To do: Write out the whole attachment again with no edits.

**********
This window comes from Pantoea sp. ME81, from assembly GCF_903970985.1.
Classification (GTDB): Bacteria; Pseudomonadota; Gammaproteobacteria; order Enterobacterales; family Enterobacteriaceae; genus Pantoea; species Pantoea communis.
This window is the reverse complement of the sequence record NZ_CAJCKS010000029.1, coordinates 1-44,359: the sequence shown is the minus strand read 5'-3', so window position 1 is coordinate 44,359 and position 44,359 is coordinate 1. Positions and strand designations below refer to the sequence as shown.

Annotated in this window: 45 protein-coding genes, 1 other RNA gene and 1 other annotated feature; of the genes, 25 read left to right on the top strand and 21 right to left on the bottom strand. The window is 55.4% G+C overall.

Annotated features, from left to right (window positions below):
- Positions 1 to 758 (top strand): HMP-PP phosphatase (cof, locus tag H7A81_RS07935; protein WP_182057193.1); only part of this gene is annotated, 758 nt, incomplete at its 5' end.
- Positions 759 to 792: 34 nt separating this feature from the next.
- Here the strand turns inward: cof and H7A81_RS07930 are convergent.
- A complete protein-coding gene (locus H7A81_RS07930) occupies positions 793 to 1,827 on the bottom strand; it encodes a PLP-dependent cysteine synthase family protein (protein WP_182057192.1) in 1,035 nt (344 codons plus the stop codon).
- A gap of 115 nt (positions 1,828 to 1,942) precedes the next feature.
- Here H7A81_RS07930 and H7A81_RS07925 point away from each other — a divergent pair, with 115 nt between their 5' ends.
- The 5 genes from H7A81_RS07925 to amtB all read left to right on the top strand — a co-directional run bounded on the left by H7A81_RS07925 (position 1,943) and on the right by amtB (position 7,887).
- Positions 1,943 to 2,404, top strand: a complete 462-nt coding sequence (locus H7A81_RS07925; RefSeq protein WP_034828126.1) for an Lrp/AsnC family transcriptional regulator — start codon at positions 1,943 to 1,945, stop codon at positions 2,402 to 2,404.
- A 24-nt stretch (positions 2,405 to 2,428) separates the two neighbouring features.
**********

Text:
This window comes from Pantoea sp. ME81, from assembly GCF_903970985.1.
Classification (GTDB): Bacteria; Pseudomonadota; Gammaproteobacteria; order Enterobacterales; family Enterobacteriaceae; genus Pantoea; species Pantoea communis.
This window is the reverse complement of the sequence record NZ_CAJCKS010000029.1, coordinates 1-44,359: the sequence shown is the minus strand read 5'-3', so window position 1 is coordinate 44,359 and position 44,359 is coordinate 1. Positions and strand designations below refer to the sequence as shown.

Annotated in this window: 45 protein-coding genes, 1 other RNA gene and 1 other annotated feature; of the genes, 25 read left to right on the top strand and 21 right to left on the bottom strand. The window is 55.4% G+C overall.

Annotated features, from left to right (window positions below):
- Positions 1 to 758 (top strand): HMP-PP phosphatase (cof, locus tag H7A81_RS07935; protein WP_182057193.1); only part of this gene is annotated, 758 nt, incomplete at its 5' end.
- Positions 759 to 792: 34 nt separating this feature from the next.
- Here the strand turns inward: cof and H7A81_RS07930 are convergent.
- A complete protein-coding gene (locus H7A81_RS07930) occupies positions 793 to 1,827 on the bottom strand; it encodes a PLP-dependent cysteine synthase family protein (protein WP_182057192.1) in 1,035 nt (344 codons plus the stop codon).
- A gap of 115 nt (positions 1,828 to 1,942) precedes the next feature.
- Here H7A81_RS07930 and H7A81_RS07925 point away from each other — a divergent pair, with 115 nt between their 5' ends.
- The 5 genes from H7A81_RS07925 to amtB all read left to right on the top strand — a co-directional run bounded on the left by H7A81_RS07925 (position 1,943) and on the right by amtB (position 7,887).
- Positions 1,943 to 2,404, top strand: a complete 462-nt coding sequence (locus H7A81_RS07925; RefSeq protein WP_034828126.1) for an Lrp/AsnC family transcriptional regulator — start codon at positions 1,943 to 1,945, stop codon at positions 2,402 to 2,404.
- A 24-nt stretch (positions 2,405 to 2,428) separates the two neighbouring features.